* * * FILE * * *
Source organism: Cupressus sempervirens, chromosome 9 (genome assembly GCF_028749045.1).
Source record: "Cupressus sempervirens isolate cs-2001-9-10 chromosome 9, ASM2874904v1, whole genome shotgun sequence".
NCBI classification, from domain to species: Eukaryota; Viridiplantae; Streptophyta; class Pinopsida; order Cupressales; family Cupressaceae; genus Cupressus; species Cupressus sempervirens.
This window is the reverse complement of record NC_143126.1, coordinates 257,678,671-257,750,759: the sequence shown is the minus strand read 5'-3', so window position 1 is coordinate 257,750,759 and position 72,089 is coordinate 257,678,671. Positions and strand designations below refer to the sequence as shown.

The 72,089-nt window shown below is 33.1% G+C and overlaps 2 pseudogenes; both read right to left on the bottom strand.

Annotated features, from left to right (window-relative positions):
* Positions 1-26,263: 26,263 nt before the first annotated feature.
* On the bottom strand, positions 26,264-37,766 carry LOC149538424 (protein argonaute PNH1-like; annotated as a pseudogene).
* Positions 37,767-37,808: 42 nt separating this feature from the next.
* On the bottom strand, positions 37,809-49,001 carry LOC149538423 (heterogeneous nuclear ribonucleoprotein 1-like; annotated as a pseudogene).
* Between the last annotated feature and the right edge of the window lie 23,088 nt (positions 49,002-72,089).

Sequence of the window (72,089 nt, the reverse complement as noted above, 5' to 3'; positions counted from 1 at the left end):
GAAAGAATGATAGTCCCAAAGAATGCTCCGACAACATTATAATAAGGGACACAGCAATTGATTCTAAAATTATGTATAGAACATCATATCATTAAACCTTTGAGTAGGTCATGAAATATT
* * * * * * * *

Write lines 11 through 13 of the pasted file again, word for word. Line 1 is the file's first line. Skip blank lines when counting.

* Between the last annotated feature and the right edge of the window lie 23,088 nt (positions 49,002-72,089).

Sequence of the window (72,089 nt, the reverse complement as noted above, 5' to 3'; positions counted from 1 at the left end):
GAAAGAATGATAGTCCCAAAGAATGCTCCGACAACATTATAATAAGGGACACAGCAATTGATTCTAAAATTATGTATAGAACATCATATCATTAAACCTTTGAGTAGGTCATGAAATATT